TEL AVIV – Support for gay civil unions or marriage has ballooned over the past year with 76% of Israelis in favor, a new poll found.
The survey was conducted by the Smith Polling Institute for the Hiddush religious pluralism group amid Tel Aviv Pride Week festivities this week when the city celebrates the LGBT community.
Hiddush’s last poll in September of last year found that 64% of the Jewish public was in favor of same sex marriage.
500 people were asked, “In your opinion, should civil marriage/civil partnerships be available for same sex couples?”
Notably, 16% of hareidi – ultra-Orthodox respondents – answered said yes to the above question. 31% of haredim polled said that gay couples should be granted the same rights as heterosexual couples. However, 58% said gay couples should not be able to marry or register in any way.
Even though same sex marriage in Israel is technically legal, there is no authority to carry it out. Jewish Israelis marry through the Chief Rabbinate while Christians, Druze and Muslims marry through their own publicly funded religious systems.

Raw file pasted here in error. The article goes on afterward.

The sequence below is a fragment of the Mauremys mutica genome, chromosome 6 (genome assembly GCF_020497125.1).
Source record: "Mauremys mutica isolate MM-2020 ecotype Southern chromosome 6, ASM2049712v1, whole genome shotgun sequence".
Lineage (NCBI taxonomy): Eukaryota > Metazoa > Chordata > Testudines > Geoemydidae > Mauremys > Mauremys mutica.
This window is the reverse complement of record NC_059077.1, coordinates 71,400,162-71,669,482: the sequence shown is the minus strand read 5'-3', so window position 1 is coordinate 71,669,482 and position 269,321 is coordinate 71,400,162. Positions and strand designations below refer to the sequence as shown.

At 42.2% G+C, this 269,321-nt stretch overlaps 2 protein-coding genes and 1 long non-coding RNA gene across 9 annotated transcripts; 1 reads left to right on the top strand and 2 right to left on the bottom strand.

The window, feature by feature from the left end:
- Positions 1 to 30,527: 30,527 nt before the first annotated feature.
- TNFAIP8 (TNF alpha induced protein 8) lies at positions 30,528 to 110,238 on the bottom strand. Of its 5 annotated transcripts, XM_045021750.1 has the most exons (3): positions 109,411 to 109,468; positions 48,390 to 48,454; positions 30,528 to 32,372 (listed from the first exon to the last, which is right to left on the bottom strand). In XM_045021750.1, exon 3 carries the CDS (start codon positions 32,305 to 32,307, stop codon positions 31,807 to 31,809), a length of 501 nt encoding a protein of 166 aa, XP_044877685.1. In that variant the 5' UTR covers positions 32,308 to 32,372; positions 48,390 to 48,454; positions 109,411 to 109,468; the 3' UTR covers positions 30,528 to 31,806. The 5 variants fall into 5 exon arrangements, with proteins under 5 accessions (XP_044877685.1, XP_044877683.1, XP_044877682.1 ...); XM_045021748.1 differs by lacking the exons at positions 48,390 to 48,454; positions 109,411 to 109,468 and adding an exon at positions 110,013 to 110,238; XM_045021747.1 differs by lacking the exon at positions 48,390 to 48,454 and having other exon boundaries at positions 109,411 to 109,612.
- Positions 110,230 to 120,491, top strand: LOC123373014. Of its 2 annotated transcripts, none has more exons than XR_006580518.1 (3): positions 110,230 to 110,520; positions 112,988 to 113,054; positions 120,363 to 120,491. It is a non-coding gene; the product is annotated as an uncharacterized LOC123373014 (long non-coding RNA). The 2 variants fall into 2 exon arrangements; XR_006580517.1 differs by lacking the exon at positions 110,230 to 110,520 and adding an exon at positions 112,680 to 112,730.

90% of secular Israelis were in support of same-sex marriage or civil unions, followed by traditional Jews (77%) and nearly half (46%) of national religious.
Across the political spectrum, the poll found that those in favor included 74% of Likud voters, 93% of Kulanu voters, 80% of Yisrael Beytenu voters, and 57% of Jewish Home voters. The opposition parties were largely in favor, with 89% of Yesh Atid, 95% of Meretz, and 98% of Zionist Union.
Only the ultra-Orthodox parties’ voters in the coalition were against same-sex unions, with 73% of Shas voters and 95% of United Torah Judaism voters responding negatively.
“The survey results are a source of pride and a badge of honor for the Israeli public during Pride Month, but the political and legal reality in Israel is shameful,” said Hiddush director Rabbi Uri Regev.
“The data prove that the establishment of legal marriage for same-sex couples and religious freedom in general have practically become the public consensus of the Israeli Jewish population.
The public’s will has never been translated into legislation because all successive Israeli governments, from both the Left and the Right, have instead traded away the public’s freedom of marriage and divorce to the Orthodox parties in exchange for their political support.”